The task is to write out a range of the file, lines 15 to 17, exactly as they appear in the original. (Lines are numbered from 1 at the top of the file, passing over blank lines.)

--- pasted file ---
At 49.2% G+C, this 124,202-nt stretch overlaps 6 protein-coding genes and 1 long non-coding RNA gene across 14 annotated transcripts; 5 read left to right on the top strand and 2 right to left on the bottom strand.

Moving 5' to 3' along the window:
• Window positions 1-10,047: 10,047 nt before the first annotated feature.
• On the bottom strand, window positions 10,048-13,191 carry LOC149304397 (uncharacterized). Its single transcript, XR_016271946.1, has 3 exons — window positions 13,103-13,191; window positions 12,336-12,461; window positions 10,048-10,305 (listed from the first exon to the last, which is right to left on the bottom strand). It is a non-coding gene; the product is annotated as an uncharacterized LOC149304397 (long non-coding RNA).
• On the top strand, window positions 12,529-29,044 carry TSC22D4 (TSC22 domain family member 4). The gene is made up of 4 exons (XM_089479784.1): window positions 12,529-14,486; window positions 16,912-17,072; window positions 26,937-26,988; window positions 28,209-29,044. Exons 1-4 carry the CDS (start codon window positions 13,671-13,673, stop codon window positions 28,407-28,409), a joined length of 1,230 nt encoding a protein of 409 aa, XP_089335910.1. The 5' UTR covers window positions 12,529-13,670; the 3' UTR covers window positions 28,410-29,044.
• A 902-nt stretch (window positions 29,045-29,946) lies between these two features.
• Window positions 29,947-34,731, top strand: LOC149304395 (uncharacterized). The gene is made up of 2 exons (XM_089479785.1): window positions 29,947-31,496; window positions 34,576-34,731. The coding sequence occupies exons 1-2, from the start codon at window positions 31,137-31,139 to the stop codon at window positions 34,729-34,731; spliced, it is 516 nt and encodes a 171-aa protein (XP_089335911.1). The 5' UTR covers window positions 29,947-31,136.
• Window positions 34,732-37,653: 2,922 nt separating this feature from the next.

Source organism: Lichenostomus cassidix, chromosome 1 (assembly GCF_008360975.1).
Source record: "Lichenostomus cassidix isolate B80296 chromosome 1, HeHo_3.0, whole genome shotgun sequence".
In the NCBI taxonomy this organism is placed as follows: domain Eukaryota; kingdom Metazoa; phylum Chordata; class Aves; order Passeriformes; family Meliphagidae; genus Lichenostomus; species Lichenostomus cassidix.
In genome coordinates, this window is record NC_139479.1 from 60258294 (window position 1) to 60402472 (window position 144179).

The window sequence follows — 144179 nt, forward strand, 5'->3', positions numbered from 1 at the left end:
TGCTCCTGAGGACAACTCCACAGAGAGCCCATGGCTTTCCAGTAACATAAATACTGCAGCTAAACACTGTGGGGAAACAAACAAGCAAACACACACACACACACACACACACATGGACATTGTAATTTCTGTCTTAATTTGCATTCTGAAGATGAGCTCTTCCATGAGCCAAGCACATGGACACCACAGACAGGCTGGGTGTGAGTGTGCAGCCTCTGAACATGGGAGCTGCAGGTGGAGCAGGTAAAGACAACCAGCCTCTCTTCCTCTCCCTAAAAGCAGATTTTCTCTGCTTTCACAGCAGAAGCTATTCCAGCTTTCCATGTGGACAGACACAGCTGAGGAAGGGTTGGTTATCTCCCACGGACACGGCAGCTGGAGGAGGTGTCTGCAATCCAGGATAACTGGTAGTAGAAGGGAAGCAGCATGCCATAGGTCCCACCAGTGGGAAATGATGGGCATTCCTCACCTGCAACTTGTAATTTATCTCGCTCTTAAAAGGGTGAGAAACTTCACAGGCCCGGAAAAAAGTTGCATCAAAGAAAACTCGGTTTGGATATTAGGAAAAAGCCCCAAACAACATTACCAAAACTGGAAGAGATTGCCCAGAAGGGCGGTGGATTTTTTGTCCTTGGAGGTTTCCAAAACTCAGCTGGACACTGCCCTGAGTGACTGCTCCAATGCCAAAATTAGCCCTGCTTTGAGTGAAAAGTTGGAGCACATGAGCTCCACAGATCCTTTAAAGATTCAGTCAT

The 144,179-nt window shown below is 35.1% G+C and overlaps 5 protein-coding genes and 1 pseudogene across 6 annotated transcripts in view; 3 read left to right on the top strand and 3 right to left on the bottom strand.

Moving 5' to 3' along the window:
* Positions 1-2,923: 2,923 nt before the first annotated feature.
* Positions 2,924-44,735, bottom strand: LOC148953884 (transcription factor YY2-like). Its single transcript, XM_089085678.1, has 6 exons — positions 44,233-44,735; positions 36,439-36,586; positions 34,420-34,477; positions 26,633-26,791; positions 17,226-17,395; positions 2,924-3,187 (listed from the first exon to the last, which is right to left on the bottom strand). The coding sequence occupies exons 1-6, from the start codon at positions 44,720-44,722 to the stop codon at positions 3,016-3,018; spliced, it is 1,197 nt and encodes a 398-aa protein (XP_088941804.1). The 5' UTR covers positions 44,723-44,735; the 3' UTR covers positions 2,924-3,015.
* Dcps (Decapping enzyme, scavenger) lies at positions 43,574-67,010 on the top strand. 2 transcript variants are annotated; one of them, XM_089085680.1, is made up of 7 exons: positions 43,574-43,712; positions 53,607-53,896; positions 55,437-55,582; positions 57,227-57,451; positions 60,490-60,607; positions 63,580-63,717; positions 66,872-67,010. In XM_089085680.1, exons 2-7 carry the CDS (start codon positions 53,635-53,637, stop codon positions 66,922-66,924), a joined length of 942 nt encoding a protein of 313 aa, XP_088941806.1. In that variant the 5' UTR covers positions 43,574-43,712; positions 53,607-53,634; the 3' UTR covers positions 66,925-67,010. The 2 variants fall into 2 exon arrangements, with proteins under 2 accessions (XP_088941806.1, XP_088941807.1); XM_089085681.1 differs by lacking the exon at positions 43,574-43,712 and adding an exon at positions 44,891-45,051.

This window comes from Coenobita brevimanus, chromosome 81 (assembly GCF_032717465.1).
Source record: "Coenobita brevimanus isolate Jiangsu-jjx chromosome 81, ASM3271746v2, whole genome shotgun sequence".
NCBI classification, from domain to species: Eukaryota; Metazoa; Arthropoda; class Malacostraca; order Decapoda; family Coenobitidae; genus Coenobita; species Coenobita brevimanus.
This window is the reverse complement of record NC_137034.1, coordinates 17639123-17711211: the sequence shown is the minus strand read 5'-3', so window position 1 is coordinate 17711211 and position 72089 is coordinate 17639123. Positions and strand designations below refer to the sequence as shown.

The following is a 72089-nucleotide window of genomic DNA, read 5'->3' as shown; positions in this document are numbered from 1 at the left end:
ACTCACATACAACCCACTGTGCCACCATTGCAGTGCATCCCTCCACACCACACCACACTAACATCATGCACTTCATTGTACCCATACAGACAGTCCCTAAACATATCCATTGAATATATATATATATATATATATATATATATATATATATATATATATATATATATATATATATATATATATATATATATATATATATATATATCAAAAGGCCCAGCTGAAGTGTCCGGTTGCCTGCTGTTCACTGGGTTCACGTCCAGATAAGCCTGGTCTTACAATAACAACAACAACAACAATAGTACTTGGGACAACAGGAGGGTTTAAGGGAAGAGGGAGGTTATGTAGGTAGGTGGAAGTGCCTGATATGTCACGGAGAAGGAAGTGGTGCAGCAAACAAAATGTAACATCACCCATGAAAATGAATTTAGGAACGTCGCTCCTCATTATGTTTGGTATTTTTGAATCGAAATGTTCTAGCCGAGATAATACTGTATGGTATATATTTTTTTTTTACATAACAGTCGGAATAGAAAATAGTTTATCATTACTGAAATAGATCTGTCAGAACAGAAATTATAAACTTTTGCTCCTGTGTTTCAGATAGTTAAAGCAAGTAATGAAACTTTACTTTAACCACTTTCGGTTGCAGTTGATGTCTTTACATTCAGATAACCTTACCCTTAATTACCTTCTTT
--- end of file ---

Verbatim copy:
The 144,179-nt window shown below is 35.1% G+C and overlaps 5 protein-coding genes and 1 pseudogene across 6 annotated transcripts in view; 3 read left to right on the top strand and 3 right to left on the bottom strand.

Moving 5' to 3' along the window:
* Positions 1-2,923: 2,923 nt before the first annotated feature.